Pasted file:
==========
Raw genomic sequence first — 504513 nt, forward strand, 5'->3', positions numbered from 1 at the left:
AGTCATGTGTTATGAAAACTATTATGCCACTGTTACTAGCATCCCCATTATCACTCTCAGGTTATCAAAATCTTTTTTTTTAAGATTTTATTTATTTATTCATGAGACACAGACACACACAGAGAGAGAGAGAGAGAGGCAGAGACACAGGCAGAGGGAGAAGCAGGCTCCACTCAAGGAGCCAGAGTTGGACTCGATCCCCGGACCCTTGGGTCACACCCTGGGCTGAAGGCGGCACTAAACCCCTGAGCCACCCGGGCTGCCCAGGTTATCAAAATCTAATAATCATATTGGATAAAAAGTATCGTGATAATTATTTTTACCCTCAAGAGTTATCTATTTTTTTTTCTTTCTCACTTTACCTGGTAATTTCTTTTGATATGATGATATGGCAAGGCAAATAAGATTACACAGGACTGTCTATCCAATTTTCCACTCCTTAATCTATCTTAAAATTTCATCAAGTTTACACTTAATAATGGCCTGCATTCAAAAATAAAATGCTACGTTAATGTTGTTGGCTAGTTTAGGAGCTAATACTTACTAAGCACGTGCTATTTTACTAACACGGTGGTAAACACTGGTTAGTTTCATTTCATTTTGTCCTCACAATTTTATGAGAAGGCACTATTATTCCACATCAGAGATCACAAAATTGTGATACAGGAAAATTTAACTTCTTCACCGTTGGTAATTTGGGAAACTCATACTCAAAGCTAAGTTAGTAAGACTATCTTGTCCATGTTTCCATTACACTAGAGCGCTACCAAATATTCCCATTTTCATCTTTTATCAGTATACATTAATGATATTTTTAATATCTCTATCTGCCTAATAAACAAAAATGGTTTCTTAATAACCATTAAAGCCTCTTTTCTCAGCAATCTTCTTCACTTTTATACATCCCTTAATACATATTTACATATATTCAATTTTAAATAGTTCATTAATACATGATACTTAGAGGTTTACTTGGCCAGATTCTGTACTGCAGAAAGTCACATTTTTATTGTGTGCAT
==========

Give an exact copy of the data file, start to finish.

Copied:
Raw genomic sequence first — 504513 nt, forward strand, 5'->3', positions numbered from 1 at the left:
AGTCATGTGTTATGAAAACTATTATGCCACTGTTACTAGCATCCCCATTATCACTCTCAGGTTATCAAAATCTTTTTTTTTAAGATTTTATTTATTTATTCATGAGACACAGACACACACAGAGAGAGAGAGAGAGAGGCAGAGACACAGGCAGAGGGAGAAGCAGGCTCCACTCAAGGAGCCAGAGTTGGACTCGATCCCCGGACCCTTGGGTCACACCCTGGGCTGAAGGCGGCACTAAACCCCTGAGCCACCCGGGCTGCCCAGGTTATCAAAATCTAATAATCATATTGGATAAAAAGTATCGTGATAATTATTTTTACCCTCAAGAGTTATCTATTTTTTTTTCTTTCTCACTTTACCTGGTAATTTCTTTTGATATGATGATATGGCAAGGCAAATAAGATTACACAGGACTGTCTATCCAATTTTCCACTCCTTAATCTATCTTAAAATTTCATCAAGTTTACACTTAATAATGGCCTGCATTCAAAAATAAAATGCTACGTTAATGTTGTTGGCTAGTTTAGGAGCTAATACTTACTAAGCACGTGCTATTTTACTAACACGGTGGTAAACACTGGTTAGTTTCATTTCATTTTGTCCTCACAATTTTATGAGAAGGCACTATTATTCCACATCAGAGATCACAAAATTGTGATACAGGAAAATTTAACTTCTTCACCGTTGGTAATTTGGGAAACTCATACTCAAAGCTAAGTTAGTAAGACTATCTTGTCCATGTTTCCATTACACTAGAGCGCTACCAAATATTCCCATTTTCATCTTTTATCAGTATACATTAATGATATTTTTAATATCTCTATCTGCCTAATAAACAAAAATGGTTTCTTAATAACCATTAAAGCCTCTTTTCTCAGCAATCTTCTTCACTTTTATACATCCCTTAATACATATTTACATATATTCAATTTTAAATAGTTCATTAATACATGATACTTAGAGGTTTACTTGGCCAGATTCTGTACTGCAGAAAGTCACATTTTTATTGTGTGCAT